Given the behavioral aspects of “lockdown fatigue” within societies and the high economic costs, we believe governments will resort to re-imposing full lockdowns only as a last resort in scenarios where hospital systems are on the verge of being overwhelmed and mortality rates among new confirmed cases climb back to March/April levels. However, this does not mean a “return to normal”: as long as “human counterparty risk” remains substantial, many people are likely to remain cautious and limit their social and economic interactions.

Against this backdrop, tracking of consumer behavior and mobility is an important leading indicator in determining the strength and timing of economic recovery going forward. Recent data had shown a clear trend toward gradual re-engaging with economic activity, but most societies have remained below their baselines based on corresponding activity in January and February this year (see Exhibits 3a and 3b).

When looking at the Mobility and Engagement Index (MEI) for the U.S. economy compiled by the Dallas Fed, we see that after a steep recovery from April to July, mobility and engagement within the U.S. economy has plateaued. We read this as a signal that going forward, the demand-side recovery will likely face substantial headwinds as consumers behave in a risk adverse fashion even when restrictions are lifted. As such, we think that the next leg up requires a material decline in “counterparty risk”, i.e. an effective and widely available vaccine. This confirms our view that, after the likely strong rebound in global growth in 3Q, the economic recovery will get significantly tougher from here until a reliable medical solution becomes available.

Retail & Recreation Vs Pre-COVID

Despite a less pessimistic global outlook relative to that at the start of the third quarter, it is important for investors to keep in mind that the “V”- shaped recovery observed in most global markets is not grounded in a similar sharp recovery by global GDP. The world economy still has a long way to go to recover the output lost due to the COVID crisis. In fact, even with a less severe than initially feared contraction in the global economy this year and no material “second shock” due to renewed full lockdowns, world GDP is not projected to return to its pre-crisis level at least until the end of 2021 (see Exhibit 4).

World GDP with Forecast

In the context of a prolonged and gradual economic recovery, country and corporate-specific variations in crisis management, resilience and structural economic conditions will drive credit differentiation, highlighting the importance for investors of granular bottom-up analysis to avoid unrecoverable mistakes and take advantage of embedded opportunities.

Continuation of strong policy support is crucial in shaping the recovery and for markets amid deteriorating fundamentals, but is becoming politically harder to deliver  

As we argue in the previous section, after a better-than-expected rebound in 3Q, the global economic recovery is likely to lose momentum going forward, until an effective medical solution to the crisis becomes widely available. Although improved relative to the recent past, the outlook remains profoundly uncertain and dependent on the pandemic’s progression and people’s behaviors in reaction to it. In this context, policy choices will be crucially important to boost still weak confidence and support the global economy in its challenging journey ahead. Furthermore, sustained monetary and fiscal stimulus will be important to prevent deteriorating fundamentals from reasserting themselves in the “tug-of-war” with abundant liquidity that has come to characterize global markets since the start of the pandemic.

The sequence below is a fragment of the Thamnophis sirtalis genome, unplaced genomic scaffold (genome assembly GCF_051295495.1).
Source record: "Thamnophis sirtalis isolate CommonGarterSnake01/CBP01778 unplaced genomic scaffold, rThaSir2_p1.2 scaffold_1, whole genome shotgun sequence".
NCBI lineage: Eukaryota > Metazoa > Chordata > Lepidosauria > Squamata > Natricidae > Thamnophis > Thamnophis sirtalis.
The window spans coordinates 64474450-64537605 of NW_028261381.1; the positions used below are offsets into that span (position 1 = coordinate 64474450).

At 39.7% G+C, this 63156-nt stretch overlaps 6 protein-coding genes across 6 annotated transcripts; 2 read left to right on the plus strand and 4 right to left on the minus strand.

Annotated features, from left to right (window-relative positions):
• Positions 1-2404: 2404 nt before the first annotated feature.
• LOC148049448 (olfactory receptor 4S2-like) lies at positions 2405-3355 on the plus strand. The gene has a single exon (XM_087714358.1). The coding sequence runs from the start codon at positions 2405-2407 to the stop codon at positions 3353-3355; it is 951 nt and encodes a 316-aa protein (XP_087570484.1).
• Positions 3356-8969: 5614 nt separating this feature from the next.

Thus far, policymakers across the globe have acted quickly and massively to backstop economies ad markets from the huge COVID-19 related shock. However, as governments in some DM and most EM countries did not enter the crisis with tremendous policy space available, we are concerned that any subsequent round of policy support is likely to be politically more complex. Given the high materiality for markets of global policymaker’s decisions and signaling, in 4Q and beyond we will be paying particular attention to signs that political constraints to policy support might be emerging in case of a “multi-round” stimulus game.

For now, synchronized QE by the systemic central banks in response to the COVID-19 exogenous shock remains notable and has served as a backstop to asset price deterioration. In addition, Central Bank’s (“CB”) signaling continues to be consistent with a “whatever it takes” approach. The Big Four global central banks (“G4”), i.e. the U.S. Federal Reserve (Fed), European Central Bank (ECB), Bank of Japan (BoJ) and Bank of England (BoE) have collectively increased the size of their balance sheets by 16.4% of combined GDP (see Exhibits 5a and 5b) to 52.5% in September, from 36.1% back in February.

Big 4 Central Banks Balance Sheets
G4 Central Banks